What are MAG Side and PTO Side On a Jet Ski? [Explained]
Are you wondering what MAG Side and PTO Side mean on a jet ski engine? In a nutshell, the meaning of these acronyms are as follows:
- MAG Side: MAG stands for “Magneto” (refers to the front side of the engine)
- PTO Side: PTO stands for “Power Take Off” (refers to the rear side of the engine)
If you want to find out more about this topic, keep reading. We at JetDrift have compiled all you need to know into this post!
What are MAG Side and PTO Side On a Jet Ski?
If you read about jet ski engines, you will often come across the following terms “MAG” and “PTO” sides. These terms actually characterize the two sides of the engine.
The term PTO here stands for: “Power Take Off,” which refers to the rear side of the engine. As the name suggests, this is where engine power takes off from the crankshaft.
As a rule of thumb, jet ski engines are always mounted longitudinally, with the PTO side facing back. This is because jet skis feature a “direct drive system,” meaning that engine power is transferred directly towards the impeller with a driveshaft.
(Sea-Doos feature a one-piece driveshaft sealed by a carbon ring, while Yamaha and Kawasaki jet skis have a two-piece driveshaft attached to the crankshaft via a coupler.)
To make this connection as simple as possible, the crankshaft on jet skis must point towards the jet pump. This is why on jet skis the crankshaft side (a.k.a. PTO side) of the engine is always facing towards the stern of the vessel.
In contrast, the MAG side is the front side of the engine.
The term “MAG” stand for Magneto, which refers to the flywheel magneto. This unit is actually the jet ski’s generator, providing electricity for the ignition and the electrical system.
Since the flywheel is also driven by the crankshaft, it has to be placed on the opposite side of the PTO side.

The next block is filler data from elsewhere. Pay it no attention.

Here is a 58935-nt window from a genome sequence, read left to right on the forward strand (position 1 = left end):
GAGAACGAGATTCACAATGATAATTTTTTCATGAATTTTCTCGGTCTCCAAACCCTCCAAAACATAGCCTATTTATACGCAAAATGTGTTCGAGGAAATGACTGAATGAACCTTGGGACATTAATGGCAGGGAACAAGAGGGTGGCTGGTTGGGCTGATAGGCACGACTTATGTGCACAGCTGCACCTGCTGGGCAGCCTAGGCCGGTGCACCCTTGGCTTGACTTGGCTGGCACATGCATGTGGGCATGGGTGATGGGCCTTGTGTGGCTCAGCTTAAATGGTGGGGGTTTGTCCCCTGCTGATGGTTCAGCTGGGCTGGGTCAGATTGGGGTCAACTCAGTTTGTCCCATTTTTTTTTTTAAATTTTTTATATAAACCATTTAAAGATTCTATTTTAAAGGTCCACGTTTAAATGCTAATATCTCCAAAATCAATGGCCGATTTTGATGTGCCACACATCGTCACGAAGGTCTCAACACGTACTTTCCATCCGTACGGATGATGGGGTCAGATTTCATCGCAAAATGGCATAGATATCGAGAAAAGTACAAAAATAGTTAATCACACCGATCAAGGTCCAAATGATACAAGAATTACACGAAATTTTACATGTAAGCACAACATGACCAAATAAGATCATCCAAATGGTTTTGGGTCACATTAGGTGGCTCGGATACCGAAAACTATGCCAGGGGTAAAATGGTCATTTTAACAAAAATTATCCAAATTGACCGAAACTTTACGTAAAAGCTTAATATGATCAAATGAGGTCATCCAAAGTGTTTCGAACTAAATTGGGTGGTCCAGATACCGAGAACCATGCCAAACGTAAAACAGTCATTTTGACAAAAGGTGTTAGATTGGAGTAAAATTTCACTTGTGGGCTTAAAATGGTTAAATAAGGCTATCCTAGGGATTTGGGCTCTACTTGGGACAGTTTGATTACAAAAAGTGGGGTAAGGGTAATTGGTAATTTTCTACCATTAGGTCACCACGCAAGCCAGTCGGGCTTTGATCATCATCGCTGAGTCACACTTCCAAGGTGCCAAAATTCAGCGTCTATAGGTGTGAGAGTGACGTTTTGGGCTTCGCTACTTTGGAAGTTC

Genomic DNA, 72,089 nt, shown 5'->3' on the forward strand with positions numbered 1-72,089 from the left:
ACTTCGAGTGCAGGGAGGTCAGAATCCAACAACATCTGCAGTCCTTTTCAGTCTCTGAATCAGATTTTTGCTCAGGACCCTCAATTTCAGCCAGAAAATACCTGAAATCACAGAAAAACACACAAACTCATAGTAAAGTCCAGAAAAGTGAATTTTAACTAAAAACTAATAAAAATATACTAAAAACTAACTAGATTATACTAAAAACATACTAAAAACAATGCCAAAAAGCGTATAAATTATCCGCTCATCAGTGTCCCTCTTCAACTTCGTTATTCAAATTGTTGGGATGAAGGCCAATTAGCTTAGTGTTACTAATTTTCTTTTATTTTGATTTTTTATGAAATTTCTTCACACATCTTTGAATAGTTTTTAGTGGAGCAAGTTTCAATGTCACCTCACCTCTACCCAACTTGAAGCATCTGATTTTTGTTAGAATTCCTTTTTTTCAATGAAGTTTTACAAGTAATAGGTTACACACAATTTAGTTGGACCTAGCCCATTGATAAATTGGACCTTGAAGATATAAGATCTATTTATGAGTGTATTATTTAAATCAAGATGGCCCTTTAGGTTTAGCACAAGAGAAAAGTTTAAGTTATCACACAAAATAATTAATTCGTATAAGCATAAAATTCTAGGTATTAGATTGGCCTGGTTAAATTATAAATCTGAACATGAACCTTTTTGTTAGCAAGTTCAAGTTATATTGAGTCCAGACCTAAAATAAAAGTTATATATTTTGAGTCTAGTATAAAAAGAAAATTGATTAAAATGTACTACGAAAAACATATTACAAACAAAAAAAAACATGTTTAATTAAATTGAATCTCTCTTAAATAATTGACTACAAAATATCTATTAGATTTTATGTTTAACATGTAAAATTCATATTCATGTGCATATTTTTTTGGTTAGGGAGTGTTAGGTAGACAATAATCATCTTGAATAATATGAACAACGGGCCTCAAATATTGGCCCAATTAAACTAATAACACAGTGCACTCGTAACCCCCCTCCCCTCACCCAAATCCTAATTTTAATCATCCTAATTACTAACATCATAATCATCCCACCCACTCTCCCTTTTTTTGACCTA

This is why the magneto “MAG” side where the electricity is generated always refers to the front side of each jet ski engine.
What are MAG and PTO Cylinders on a Jet Ski?
For easier identification, these terms (Mag and PTO) are also used to identify the cylinders and the carburetors on twin jet ski engines.
The general rule is that the PTO cylinder refers to the rear cylinder, while the first cylinder is the MAG cylinder. Keeping with the same analogy, the carburetors can also be referred to as “MAG side carb” and “PTO site carb.”
Please note that these terms are inherited from vintage jet skis, which were typically powered by 2-stroke, 2-cylinder engines. (They also featured one or two carbs depending on the model.)
In contrast, today’s jet skis are powered by 3 or 4-cylinder, 4-stroke engines, so these terms are no longer really used for the cylinders and carburetors.
As a takeaway, we’ve answered the most common questions on this topic.
What Does PTO Stand for on a Jet Ski?
PTO on a jet ski stands for “Power Take Off.”
What Does MAG Stand for on a Jet Ski?
MAG on a jet ski stands for “Magneto.”
What are PTO Side and MAG Side On a Jet Ski?
The PTO (Power Take Off) is the rear side the engine where the crankshaft transmits power to the driveshaft. In contrast, the MAG side is the front side were the flywheel magneto is attached to the engine. These terms are also commonly used for identifying the cylinders and the carburetors on vintage 2-cylinder jet ski engines.
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